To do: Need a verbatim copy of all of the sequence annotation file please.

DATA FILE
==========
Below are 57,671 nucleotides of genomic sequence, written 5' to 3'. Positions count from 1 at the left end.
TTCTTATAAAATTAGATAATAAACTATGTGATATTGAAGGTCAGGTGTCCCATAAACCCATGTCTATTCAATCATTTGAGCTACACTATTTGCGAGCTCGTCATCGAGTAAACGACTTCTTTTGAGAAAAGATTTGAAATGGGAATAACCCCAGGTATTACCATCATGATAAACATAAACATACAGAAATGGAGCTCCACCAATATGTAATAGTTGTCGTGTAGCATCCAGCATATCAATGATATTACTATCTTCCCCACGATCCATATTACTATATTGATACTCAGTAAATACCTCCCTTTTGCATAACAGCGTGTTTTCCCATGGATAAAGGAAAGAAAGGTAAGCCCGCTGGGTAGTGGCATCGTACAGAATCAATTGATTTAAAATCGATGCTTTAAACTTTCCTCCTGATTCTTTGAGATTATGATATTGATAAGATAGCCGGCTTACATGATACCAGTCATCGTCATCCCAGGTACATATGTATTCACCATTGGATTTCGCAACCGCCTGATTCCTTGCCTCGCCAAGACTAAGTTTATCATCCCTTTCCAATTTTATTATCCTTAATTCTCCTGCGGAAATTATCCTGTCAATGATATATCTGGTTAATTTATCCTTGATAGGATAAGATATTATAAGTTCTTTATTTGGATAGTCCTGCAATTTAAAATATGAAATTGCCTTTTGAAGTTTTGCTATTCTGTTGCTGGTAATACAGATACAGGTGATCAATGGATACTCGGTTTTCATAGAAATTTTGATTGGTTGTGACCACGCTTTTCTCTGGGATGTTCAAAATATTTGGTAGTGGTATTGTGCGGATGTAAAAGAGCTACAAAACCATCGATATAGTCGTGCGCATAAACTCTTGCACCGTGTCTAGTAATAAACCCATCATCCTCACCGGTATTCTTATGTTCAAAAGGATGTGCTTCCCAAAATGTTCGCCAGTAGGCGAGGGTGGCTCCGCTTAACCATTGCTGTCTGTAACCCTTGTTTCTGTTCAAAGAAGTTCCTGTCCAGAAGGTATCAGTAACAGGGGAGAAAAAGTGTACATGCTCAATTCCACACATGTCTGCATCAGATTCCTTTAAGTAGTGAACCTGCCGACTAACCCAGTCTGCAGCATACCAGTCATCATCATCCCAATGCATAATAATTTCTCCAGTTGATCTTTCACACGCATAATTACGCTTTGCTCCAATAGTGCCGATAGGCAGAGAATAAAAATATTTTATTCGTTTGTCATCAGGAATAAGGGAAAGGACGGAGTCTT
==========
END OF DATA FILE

Below are 57,671 nucleotides of genomic sequence, written 5' to 3'. Positions count from 1 at the left end.
TTCTTATAAAATTAGATAATAAACTATGTGATATTGAAGGTCAGGTGTCCCATAAACCCATGTCTATTCAATCATTTGAGCTACACTATTTGCGAGCTCGTCATCGAGTAAACGACTTCTTTTGAGAAAAGATTTGAAATGGGAATAACCCCAGGTATTACCATCATGATAAACATAAACATACAGAAATGGAGCTCCACCAATATGTAATAGTTGTCGTGTAGCATCCAGCATATCAATGATATTACTATCTTCCCCACGATCCATATTACTATATTGATACTCAGTAAATACCTCCCTTTTGCATAACAGCGTGTTTTCCCATGGATAAAGGAAAGAAAGGTAAGCCCGCTGGGTAGTGGCATCGTACAGAATCAATTGATTTAAAATCGATGCTTTAAACTTTCCTCCTGATTCTTTGAGATTATGATATTGATAAGATAGCCGGCTTACATGATACCAGTCATCGTCATCCCAGGTACATATGTATTCACCATTGGATTTCGCAACCGCCTGATTCCTTGCCTCGCCAAGACTAAGTTTATCATCCCTTTCCAATTTTATTATCCTTAATTCTCCTGCGGAAATTATCCTGTCAATGATATATCTGGTTAATTTATCCTTGATAGGATAAGATATTATAAGTTCTTTATTTGGATAGTCCTGCAATTTAAAATATGAAATTGCCTTTTGAAGTTTTGCTATTCTGTTGCTGGTAATACAGATACAGGTGATCAATGGATACTCGGTTTTCATAGAAATTTTGATTGGTTGTGACCACGCTTTTCTCTGGGATGTTCAAAATATTTGGTAGTGGTATTGTGCGGATGTAAAAGAGCTACAAAACCATCGATATAGTCGTGCGCATAAACTCTTGCACCGTGTCTAGTAATAAACCCATCATCCTCACCGGTATTCTTATGTTCAAAAGGATGTGCTTCCCAAAATGTTCGCCAGTAGGCGAGGGTGGCTCCGCTTAACCATTGCTGTCTGTAACCCTTGTTTCTGTTCAAAGAAGTTCCTGTCCAGAAGGTATCAGTAACAGGGGAGAAAAAGTGTACATGCTCAATTCCACACATGTCTGCATCAGATTCCTTTAAGTAGTGAACCTGCCGACTAACCCAGTCTGCAGCATACCAGTCATCATCATCCCAATGCATAATAATTTCTCCAGTTGATCTTTCACACGCATAATTACGCTTTGCTCCAATAGTGCCGATAGGCAGAGAATAAAAATATTTTATTCGTTTGTCATCAGGAATAAGGGAAAGGACGGAGTCTT